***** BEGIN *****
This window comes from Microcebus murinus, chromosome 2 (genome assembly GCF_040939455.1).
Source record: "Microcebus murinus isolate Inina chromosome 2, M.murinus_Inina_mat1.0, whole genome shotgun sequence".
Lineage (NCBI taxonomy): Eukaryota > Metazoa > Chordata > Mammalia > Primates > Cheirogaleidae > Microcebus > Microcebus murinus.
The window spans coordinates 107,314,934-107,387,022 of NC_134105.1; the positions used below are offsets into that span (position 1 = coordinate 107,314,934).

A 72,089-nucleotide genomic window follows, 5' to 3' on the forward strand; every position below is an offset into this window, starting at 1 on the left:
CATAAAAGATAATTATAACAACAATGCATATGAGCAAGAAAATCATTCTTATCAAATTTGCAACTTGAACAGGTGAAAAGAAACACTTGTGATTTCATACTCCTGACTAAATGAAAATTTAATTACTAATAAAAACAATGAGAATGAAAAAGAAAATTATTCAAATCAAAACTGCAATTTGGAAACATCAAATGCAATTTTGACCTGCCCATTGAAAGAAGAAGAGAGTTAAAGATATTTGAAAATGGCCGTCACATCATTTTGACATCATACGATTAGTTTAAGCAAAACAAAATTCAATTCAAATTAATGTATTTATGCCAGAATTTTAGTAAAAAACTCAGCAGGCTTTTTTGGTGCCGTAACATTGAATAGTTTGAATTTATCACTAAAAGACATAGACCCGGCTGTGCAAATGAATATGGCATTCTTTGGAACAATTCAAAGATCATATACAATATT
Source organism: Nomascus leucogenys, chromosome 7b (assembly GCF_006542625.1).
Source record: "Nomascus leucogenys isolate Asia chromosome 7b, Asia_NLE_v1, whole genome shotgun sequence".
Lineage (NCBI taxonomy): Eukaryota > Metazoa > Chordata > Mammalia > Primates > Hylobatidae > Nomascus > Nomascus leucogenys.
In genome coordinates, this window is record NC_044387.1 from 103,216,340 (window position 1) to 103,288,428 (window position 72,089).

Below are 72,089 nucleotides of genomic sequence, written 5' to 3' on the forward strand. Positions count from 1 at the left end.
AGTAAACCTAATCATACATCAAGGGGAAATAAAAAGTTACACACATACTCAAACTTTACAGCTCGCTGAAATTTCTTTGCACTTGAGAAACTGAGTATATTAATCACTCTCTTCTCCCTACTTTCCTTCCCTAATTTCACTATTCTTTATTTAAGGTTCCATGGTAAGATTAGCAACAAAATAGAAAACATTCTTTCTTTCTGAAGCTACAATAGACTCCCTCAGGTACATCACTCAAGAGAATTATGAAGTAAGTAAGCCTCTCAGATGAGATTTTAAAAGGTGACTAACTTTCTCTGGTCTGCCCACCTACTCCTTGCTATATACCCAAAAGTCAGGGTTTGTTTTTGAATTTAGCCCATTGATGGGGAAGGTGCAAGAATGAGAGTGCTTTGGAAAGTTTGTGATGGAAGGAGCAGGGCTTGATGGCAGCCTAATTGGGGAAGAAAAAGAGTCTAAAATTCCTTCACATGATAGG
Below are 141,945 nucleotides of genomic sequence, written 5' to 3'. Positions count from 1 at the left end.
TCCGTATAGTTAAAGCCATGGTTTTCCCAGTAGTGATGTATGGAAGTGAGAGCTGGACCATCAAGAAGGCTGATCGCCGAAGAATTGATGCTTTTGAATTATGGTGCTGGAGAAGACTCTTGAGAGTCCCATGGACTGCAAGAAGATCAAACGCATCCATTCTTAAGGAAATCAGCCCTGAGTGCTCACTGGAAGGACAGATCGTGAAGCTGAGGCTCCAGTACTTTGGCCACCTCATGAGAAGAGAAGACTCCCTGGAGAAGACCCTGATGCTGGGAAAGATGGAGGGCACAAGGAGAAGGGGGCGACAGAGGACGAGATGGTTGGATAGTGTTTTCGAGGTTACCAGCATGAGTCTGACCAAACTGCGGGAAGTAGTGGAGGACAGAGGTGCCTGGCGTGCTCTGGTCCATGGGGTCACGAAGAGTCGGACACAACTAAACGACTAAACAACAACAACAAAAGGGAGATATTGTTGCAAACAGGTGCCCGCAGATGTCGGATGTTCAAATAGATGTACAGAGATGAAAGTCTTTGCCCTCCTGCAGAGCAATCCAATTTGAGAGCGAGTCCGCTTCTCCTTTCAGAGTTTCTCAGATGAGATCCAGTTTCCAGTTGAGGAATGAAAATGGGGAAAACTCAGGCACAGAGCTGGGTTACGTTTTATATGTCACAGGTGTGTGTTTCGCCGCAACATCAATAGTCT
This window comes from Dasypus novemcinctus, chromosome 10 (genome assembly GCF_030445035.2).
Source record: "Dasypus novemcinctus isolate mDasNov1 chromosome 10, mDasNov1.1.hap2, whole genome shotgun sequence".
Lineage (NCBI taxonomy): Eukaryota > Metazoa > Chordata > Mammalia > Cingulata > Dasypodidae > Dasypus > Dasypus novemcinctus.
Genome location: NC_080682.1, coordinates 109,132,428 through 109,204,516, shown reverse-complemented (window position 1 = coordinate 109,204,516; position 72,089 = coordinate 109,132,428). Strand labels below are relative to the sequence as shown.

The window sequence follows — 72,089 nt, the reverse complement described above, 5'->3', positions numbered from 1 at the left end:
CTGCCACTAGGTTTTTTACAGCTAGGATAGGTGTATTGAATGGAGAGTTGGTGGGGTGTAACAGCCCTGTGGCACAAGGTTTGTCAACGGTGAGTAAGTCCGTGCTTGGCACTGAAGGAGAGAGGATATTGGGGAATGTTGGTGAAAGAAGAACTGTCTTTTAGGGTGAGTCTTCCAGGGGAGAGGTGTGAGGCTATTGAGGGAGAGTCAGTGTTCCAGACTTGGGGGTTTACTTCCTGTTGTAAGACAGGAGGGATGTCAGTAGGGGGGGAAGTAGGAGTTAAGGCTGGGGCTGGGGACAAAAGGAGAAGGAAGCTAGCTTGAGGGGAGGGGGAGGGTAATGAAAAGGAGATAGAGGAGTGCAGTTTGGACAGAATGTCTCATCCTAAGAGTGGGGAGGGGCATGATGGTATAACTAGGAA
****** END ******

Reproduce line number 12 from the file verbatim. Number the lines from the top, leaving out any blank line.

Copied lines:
AGTAAACCTAATCATACATCAAGGGGAAATAAAAAGTTACACACATACTCAAACTTTACAGCTCGCTGAAATTTCTTTGCACTTGAGAAACTGAGTATATTAATCACTCTCTTCTCCCTACTTTCCTTCCCTAATTTCACTATTCTTTATTTAAGGTTCCATGGTAAGATTAGCAACAAAATAGAAAACATTCTTTCTTTCTGAAGCTACAATAGACTCCCTCAGGTACATCACTCAAGAGAATTATGAAGTAAGTAAGCCTCTCAGATGAGATTTTAAAAGGTGACTAACTTTCTCTGGTCTGCCCACCTACTCCTTGCTATATACCCAAAAGTCAGGGTTTGTTTTTGAATTTAGCCCATTGATGGGGAAGGTGCAAGAATGAGAGTGCTTTGGAAAGTTTGTGATGGAAGGAGCAGGGCTTGATGGCAGCCTAATTGGGGAAGAAAAAGAGTCTAAAATTCCTTCACATGATAGG